Have you ever discovered a great book when you weren’t looking? I have my mom to thank for this review—if she hadn’t picked it up from the library, it would’ve taken me much longer to find Tracie McMillan’s The American Way of Eating.
Tell-all books about food fascinate me—I read Eric Schlosser’s Fast Food Nation in 10th grade and immediately stopped eating anything that warranted the question, “would you like fries with that?”—so after thumbing through McMillan’s book, I knew I’d read it.
“What if you can’t afford nine-dollar tomatoes? That was the question award-winning journalist Tracie McMillan couldn’t escape as she watched the debate about America’s meals unfold, one that urges us to pay food’s true cost—which is to say, pay more. So in 2009 McMillan embarked on a groundbreaking undercover journey to see what it takes to eat well in America. For nearly a year, she worked, ate, and lived alongside the working poor to examine how Americans eat when price matters.
“From the fields of California, a Walmart produce aisle outside of Detroit, and the kitchen of a New York City Applebee’s, McMillan takes us into the heart of America’s meals. With startling intimacy she portrays the lives and food of Mexican garlic crews, Midwestern produce managers, and Caribbean line cooks, while also chronicling her own attempts to live and eat on meager wages. Along the way, she asked the questions still facing America a decade after the declaration of an obesity epidemic: Why do we eat the way we do? And how can we change it? To find out, McMillan goes beyond the food on her plate to examine the national priorities that put it there. With her absorbing blend of riveting narrative and formidable investigative reporting, McMillan takes us from dusty fields to clanging restaurant kitchens, linking her work to the quality of our meals—and always placing her observations in the context of America’s approach not just to farms and kitchens but to wages and work.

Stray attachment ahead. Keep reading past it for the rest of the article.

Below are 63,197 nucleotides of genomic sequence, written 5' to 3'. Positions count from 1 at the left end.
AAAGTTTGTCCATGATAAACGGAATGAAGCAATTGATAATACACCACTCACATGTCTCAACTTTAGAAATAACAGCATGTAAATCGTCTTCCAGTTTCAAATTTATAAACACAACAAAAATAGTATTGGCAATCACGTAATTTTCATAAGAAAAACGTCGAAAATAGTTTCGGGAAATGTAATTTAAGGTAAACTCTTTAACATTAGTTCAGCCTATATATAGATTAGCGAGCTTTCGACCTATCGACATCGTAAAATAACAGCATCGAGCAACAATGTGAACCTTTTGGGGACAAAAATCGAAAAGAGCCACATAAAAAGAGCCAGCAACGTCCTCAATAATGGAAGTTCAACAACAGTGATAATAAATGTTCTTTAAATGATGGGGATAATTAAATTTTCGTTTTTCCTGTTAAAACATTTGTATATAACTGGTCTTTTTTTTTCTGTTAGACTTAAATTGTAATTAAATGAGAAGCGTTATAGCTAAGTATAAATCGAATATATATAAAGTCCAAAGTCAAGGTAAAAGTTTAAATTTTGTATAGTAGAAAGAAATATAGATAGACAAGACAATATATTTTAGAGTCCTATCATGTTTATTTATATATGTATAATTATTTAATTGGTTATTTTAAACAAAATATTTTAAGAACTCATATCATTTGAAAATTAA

“The surprising answers that McMillan found on her journey have profound implications for our food and agriculture, and also for how we see ourselves as a nation. Through stunning reportage, Tracie McMillan makes the simple case that—city or country, rich or poor—everyone wants good food. Fearlessly reported and beautifully written, The American Way of Eating goes beyond statistics and culture wars to deliver a book that is fiercely intelligent and compulsively readable. Talking about dinner will never be the same again.”
Publication date: 2/21/2012
Overall, The American Way of Eating struck a perfect balance of investigative reporting and historical information. While giving the reader insight into the individuals she met, McMillan relays background statistics to set the stage—did you know hydrogenated fats were invented in France?
The book’s organization works to its advantage. McMillan didn’t complete her legwork in the published progression, but presenting her findings in this manner—field to store to plate—moves the narrative along in an appropriate manner. Again, in each section, she provides both narrative and facts; for me, there were several points that started to drag due to an information overload, but it seemed like McMillan knew my attention was wavering because she soon transitioned back to narrative. Hands down, it was McMillan’s interactions with people in the fields, stores, and restaurant that kept me reading. Her coworkers came to life, which kept me engaged and interested in a way that the historical information didn’t. That’s not to say it wasn’t relevant, but I’m definitely out of “college reading mode,” and all the data and statistics shocked my system. If you’re interested in healthy living, cooking, eating, and investigative reporting, you’ll love this book.
Have you read The American Way of Eating? What did you think? Have you read similar types of books?